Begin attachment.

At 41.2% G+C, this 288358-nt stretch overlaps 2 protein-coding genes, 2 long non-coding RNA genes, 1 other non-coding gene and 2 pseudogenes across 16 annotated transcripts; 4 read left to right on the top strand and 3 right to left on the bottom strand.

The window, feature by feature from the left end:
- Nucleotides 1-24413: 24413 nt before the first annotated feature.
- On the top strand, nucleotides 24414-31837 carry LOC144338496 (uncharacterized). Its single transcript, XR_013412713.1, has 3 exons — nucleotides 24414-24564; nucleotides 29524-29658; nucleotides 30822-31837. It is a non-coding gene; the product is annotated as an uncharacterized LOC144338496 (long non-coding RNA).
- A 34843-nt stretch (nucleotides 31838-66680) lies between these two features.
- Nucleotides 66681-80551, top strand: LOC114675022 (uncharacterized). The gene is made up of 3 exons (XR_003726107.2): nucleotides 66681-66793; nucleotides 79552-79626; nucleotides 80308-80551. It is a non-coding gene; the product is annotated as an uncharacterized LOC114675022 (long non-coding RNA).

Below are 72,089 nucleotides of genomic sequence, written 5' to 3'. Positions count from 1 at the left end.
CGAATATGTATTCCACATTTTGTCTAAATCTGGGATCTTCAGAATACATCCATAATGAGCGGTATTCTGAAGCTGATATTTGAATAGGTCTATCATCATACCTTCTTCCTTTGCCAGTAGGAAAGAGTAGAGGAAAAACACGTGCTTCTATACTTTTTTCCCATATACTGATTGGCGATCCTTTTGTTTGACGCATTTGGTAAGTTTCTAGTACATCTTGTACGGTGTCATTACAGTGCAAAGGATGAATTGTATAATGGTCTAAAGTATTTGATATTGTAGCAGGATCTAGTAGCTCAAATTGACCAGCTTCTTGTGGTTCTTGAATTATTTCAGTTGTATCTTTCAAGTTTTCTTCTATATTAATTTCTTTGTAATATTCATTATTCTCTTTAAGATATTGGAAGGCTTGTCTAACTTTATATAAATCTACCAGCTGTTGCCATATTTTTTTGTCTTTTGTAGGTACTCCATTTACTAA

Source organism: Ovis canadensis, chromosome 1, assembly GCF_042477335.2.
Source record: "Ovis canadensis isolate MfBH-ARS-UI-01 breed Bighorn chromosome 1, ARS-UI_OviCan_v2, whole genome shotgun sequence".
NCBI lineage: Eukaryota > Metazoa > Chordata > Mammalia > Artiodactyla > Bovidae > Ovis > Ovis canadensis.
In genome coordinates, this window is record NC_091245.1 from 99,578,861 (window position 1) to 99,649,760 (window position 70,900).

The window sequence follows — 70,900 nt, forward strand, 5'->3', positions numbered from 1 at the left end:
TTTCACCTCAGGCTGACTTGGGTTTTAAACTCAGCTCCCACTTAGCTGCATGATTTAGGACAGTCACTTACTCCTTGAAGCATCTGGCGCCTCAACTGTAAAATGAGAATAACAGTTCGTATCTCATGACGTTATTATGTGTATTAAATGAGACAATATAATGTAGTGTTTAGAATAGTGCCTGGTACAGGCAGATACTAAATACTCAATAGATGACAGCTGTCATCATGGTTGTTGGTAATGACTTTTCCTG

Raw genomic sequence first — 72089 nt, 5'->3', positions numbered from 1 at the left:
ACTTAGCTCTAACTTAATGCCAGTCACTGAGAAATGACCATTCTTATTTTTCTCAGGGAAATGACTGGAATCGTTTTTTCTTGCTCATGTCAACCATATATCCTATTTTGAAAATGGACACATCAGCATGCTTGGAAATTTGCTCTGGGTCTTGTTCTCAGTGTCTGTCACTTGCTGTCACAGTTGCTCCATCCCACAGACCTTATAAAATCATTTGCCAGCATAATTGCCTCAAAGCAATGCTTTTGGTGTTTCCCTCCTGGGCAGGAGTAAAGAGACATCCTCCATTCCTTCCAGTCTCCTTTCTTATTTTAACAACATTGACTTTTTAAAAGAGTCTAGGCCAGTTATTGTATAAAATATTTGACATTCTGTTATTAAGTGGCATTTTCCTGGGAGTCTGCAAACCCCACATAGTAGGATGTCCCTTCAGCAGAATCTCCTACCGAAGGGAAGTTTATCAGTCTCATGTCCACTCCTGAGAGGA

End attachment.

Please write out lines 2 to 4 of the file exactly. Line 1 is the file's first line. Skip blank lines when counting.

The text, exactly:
The window, feature by feature from the left end:
- Nucleotides 1-24413: 24413 nt before the first annotated feature.
- On the top strand, nucleotides 24414-31837 carry LOC144338496 (uncharacterized). Its single transcript, XR_013412713.1, has 3 exons — nucleotides 24414-24564; nucleotides 29524-29658; nucleotides 30822-31837. It is a non-coding gene; the product is annotated as an uncharacterized LOC144338496 (long non-coding RNA).